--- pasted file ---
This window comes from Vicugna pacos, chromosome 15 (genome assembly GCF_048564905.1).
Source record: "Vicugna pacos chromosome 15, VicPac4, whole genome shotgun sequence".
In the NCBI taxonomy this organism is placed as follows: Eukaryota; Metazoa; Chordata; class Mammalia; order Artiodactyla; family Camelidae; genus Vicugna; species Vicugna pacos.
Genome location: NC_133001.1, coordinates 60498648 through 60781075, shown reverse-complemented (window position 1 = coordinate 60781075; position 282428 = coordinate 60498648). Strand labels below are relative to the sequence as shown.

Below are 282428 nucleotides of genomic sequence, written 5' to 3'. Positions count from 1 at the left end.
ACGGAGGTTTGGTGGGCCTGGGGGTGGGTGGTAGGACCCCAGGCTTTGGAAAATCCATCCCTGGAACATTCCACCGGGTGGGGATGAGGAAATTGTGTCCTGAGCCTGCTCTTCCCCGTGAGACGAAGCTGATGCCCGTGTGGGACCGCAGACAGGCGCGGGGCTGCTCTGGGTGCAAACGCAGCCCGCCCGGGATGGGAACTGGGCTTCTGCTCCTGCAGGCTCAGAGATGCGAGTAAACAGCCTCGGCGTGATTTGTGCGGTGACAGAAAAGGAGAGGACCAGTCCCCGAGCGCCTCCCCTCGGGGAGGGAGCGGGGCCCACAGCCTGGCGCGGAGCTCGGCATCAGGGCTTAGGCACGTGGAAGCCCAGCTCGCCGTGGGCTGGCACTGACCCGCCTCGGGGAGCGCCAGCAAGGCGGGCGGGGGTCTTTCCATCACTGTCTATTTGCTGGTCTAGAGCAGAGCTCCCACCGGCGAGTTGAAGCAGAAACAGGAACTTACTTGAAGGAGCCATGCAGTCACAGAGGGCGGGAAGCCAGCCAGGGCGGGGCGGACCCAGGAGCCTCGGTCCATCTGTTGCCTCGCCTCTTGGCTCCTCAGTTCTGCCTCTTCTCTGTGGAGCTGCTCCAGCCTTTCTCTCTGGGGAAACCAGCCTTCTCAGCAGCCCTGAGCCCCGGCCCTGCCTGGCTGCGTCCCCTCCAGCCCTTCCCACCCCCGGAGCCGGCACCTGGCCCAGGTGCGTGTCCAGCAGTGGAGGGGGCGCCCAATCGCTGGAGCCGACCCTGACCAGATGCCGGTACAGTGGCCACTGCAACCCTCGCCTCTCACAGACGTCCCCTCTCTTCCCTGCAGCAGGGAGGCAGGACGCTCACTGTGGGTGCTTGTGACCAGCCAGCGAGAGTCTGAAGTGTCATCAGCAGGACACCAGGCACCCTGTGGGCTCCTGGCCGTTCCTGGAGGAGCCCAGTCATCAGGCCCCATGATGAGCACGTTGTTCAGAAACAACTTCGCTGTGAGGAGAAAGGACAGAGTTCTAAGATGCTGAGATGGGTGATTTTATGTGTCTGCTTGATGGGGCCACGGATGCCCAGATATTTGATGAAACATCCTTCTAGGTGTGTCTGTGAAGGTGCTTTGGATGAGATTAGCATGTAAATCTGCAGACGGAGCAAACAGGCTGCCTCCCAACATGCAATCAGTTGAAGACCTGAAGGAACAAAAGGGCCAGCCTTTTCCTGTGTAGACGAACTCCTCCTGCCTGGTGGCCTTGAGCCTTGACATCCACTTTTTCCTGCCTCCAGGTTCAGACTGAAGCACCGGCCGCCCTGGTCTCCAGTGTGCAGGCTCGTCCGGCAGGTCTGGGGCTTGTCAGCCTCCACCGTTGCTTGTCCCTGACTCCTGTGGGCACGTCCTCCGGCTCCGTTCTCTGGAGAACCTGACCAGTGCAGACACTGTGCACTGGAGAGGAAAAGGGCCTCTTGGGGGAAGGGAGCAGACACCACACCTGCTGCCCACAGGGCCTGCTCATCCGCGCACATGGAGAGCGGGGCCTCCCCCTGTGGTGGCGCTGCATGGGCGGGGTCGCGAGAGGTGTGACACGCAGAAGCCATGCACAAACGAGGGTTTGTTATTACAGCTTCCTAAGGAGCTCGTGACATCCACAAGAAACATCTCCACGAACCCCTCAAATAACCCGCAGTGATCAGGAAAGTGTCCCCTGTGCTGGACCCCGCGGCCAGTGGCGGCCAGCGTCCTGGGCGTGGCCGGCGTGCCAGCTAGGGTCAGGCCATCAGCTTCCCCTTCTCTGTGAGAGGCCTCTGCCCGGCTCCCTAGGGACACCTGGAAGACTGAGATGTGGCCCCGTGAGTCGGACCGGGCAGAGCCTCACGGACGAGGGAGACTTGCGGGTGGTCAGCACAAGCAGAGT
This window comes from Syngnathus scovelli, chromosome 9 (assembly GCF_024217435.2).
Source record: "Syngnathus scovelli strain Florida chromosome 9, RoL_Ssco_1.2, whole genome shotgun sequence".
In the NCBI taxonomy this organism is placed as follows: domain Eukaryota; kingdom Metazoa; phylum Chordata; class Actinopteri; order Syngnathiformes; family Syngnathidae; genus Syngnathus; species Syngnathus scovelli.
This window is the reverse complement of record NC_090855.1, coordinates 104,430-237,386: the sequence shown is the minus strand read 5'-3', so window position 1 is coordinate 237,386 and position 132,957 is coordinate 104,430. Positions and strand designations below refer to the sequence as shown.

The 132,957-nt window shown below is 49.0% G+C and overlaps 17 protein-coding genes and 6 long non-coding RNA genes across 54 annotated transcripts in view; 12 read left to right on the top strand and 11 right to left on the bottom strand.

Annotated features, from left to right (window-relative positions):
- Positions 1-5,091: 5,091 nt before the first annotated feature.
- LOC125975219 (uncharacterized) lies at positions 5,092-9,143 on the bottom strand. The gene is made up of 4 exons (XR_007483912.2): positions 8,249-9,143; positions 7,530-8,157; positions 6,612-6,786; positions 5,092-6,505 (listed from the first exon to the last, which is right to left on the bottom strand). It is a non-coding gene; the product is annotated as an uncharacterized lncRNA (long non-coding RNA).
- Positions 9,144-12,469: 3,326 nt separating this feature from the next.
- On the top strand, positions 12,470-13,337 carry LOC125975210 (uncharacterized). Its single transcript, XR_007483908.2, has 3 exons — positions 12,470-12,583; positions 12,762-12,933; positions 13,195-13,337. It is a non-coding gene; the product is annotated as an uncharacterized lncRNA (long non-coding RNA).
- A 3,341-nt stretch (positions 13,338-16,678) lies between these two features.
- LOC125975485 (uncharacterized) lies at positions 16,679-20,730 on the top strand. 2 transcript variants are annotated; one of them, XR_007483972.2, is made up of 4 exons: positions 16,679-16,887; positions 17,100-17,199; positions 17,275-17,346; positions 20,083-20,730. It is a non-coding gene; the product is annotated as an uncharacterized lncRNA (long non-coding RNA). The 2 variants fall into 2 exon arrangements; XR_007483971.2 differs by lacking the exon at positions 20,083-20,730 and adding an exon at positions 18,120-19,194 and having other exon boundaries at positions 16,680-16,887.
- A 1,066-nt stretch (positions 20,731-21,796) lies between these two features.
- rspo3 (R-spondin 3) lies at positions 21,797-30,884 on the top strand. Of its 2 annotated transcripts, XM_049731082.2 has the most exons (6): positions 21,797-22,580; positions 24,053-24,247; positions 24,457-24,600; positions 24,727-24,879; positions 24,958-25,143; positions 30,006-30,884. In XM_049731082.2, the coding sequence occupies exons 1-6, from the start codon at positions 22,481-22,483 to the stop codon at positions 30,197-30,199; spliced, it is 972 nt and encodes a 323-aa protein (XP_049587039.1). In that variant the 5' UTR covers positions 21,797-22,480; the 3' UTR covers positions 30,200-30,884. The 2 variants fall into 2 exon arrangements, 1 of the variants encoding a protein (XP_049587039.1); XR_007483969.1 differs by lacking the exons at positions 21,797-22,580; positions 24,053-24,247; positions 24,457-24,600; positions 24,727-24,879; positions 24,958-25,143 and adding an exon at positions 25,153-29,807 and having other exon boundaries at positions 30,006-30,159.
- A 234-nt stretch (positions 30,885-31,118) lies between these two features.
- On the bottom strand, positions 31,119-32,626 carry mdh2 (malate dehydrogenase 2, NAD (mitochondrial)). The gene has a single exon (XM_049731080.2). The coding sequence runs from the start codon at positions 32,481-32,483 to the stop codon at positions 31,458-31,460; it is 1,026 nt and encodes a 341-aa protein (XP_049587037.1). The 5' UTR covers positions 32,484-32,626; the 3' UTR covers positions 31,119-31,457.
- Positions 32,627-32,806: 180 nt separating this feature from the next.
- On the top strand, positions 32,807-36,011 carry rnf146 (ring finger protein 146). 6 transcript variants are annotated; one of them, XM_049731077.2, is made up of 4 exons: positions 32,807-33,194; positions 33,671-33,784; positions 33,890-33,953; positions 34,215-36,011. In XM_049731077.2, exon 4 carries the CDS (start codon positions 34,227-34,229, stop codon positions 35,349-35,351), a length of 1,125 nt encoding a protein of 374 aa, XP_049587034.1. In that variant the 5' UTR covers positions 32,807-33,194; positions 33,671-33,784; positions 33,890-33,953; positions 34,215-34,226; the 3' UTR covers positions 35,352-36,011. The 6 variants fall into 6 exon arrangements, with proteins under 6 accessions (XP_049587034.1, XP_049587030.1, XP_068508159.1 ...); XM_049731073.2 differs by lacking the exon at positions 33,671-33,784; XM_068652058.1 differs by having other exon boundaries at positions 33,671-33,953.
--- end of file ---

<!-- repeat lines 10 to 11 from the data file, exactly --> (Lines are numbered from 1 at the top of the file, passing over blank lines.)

This window is the reverse complement of record NC_090855.1, coordinates 104,430-237,386: the sequence shown is the minus strand read 5'-3', so window position 1 is coordinate 237,386 and position 132,957 is coordinate 104,430. Positions and strand designations below refer to the sequence as shown.

The 132,957-nt window shown below is 49.0% G+C and overlaps 17 protein-coding genes and 6 long non-coding RNA genes across 54 annotated transcripts in view; 12 read left to right on the top strand and 11 right to left on the bottom strand.